Staying at home, however, no longer protects kids from bullying. "Technology has made bullying easier to engage in and spread, as well as harder to escape," says Dr. Robi Ludwig, Psy.D. Parenting Expert at Care.com.

Indeed, according to iSafe.org, 42% of middle schoolers (grades 4-8) have been bullied online and 53% of them admit having said something mean or hurtful to another person online.

Bullying is not new, but it is pervasive -- not to mention scary, embarrassing, and humiliating. And unfortunately not all children are as forthcoming as Ben was. How can you tell if your child is struggling with bullies too?

Is Your Child Being Bullied?

According to Dr. Joel Haber, bullying expert and author of Bullyproof Your Child for Life, your child could be a victim of bullying if he/she:

  • Is reluctant or refuses to go to school
  • Clams up when you try to discuss school
  • Demands some sort of change in a long-standing routine, like riding the bus to school or going to the park on Saturdays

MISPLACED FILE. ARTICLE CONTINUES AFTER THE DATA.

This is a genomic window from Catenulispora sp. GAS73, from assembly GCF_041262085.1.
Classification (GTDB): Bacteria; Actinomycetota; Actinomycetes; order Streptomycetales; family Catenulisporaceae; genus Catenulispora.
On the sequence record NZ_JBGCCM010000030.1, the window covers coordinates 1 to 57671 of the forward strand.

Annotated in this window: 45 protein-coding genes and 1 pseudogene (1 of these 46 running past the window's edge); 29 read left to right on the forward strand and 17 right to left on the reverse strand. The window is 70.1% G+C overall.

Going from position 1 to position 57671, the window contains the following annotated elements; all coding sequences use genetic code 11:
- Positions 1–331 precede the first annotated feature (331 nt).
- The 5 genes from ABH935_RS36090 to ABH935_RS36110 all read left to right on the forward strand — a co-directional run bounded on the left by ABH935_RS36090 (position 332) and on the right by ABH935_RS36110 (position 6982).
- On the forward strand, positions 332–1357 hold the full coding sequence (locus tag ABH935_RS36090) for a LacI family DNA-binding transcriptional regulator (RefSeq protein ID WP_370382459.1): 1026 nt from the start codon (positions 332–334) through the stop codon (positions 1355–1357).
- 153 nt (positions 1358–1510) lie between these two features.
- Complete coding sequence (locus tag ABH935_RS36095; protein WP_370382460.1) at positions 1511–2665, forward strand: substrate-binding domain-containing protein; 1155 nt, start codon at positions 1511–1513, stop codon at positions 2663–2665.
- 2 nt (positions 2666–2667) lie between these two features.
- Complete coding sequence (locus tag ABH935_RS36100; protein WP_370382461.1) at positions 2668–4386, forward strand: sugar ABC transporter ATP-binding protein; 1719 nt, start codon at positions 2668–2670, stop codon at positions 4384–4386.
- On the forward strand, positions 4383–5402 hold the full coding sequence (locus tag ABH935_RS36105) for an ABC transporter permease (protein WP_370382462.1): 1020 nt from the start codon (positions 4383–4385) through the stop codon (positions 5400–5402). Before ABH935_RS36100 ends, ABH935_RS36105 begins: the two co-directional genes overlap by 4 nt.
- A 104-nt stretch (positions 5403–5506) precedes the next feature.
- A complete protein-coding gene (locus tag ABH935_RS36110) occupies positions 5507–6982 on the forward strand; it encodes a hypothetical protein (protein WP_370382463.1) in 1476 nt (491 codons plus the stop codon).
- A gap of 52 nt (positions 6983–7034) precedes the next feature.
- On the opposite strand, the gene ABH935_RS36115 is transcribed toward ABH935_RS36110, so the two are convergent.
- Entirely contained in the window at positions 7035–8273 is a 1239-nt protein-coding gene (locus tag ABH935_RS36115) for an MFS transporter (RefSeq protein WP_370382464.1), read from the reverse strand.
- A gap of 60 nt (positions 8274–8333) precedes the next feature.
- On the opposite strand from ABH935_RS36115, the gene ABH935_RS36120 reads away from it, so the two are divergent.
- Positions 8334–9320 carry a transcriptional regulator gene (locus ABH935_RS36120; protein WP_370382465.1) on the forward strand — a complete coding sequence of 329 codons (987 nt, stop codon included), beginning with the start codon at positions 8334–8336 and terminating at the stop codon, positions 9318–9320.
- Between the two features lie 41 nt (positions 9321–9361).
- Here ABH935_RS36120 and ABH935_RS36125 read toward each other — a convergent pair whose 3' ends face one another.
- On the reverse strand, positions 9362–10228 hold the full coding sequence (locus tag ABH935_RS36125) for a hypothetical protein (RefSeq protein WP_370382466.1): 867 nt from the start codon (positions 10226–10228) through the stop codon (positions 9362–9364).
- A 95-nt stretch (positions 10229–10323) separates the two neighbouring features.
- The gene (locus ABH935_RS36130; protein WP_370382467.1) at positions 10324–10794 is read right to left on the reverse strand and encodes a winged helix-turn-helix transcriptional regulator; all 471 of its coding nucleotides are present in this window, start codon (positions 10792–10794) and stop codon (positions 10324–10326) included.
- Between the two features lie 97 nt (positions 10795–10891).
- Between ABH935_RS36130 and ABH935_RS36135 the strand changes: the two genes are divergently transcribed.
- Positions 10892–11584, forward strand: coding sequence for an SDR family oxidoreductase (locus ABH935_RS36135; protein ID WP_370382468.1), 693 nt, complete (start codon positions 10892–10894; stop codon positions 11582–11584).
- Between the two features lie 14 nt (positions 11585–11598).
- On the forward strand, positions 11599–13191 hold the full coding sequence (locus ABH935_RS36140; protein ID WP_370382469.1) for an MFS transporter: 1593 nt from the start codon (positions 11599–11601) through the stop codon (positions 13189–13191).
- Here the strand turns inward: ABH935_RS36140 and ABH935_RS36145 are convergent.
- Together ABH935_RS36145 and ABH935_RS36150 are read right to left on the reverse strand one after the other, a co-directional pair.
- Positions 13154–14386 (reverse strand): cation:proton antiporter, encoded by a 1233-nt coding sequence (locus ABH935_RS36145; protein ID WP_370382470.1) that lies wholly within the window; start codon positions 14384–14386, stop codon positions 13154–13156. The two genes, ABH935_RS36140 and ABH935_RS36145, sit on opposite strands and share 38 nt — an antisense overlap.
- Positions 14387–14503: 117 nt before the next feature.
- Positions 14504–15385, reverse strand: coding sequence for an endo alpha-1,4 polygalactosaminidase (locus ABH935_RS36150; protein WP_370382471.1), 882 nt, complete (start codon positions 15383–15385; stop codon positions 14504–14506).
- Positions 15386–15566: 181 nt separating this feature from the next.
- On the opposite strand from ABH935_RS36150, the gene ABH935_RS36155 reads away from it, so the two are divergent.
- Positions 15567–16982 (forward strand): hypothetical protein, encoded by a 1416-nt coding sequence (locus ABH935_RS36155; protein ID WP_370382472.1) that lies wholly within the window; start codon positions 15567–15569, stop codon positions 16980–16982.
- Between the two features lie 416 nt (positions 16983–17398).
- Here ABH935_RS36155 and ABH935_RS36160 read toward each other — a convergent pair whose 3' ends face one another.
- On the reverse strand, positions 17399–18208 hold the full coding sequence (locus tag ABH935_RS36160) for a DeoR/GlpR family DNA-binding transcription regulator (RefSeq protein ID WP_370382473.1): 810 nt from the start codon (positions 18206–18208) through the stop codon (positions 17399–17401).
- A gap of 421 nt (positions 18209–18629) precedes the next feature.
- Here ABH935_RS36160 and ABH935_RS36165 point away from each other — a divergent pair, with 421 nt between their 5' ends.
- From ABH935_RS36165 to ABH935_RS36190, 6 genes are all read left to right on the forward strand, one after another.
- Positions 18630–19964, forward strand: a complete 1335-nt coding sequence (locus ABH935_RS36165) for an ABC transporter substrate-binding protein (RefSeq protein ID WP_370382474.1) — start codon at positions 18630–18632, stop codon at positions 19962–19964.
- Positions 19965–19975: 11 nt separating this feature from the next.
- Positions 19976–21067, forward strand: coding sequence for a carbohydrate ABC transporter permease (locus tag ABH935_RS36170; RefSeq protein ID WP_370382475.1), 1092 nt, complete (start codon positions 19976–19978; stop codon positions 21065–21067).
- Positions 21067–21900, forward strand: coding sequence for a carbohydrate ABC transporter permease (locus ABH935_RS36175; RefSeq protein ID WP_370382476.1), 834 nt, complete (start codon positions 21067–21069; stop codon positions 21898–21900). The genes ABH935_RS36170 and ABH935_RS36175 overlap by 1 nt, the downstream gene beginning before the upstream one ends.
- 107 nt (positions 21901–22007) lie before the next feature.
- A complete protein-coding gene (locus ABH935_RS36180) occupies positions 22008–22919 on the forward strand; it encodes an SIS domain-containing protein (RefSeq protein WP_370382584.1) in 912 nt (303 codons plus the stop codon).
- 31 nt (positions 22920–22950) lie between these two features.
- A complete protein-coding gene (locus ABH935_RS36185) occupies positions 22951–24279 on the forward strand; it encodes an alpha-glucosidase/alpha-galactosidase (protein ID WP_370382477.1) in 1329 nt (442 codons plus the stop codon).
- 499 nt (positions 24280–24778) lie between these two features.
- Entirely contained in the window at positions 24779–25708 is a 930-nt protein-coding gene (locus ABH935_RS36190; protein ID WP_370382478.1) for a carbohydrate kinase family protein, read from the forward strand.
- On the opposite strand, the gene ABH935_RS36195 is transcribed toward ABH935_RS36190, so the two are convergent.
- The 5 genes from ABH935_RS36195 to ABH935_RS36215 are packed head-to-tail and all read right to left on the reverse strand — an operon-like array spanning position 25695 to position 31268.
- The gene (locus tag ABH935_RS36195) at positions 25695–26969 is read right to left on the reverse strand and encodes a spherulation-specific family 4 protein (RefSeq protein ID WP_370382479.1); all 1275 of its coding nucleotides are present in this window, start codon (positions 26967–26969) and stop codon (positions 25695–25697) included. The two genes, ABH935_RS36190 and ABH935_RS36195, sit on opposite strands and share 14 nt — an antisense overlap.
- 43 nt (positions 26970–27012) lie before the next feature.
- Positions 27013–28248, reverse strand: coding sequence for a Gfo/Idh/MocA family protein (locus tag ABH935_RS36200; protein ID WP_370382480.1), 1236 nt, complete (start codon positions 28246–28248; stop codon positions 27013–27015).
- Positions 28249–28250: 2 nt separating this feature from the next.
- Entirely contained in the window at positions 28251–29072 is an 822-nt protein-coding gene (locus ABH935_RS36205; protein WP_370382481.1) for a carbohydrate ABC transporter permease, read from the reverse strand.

• Does not want to participate in after-school activities or play with old friends
  • Seems hungrier than usual after school - it might be a sign that someone is stealing his lunch money or that he is unwilling to brave the cafeteria at lunchtime
  • Shows signs of physical distress such as headaches, stomach-aches, or nausea
  • Goes to the nurse in order to avoid going to class
  • Performance in school (grades, homework, attendance) suddenly declines
  • Acts sullen, angry, and frequently wants to be left alone
  • Uncharacteristically uses bad language
  • Shows marked behavior change after computer time or a phone call
  • Starts asking for more lunch or transportation money without a clear explanation of why it is needed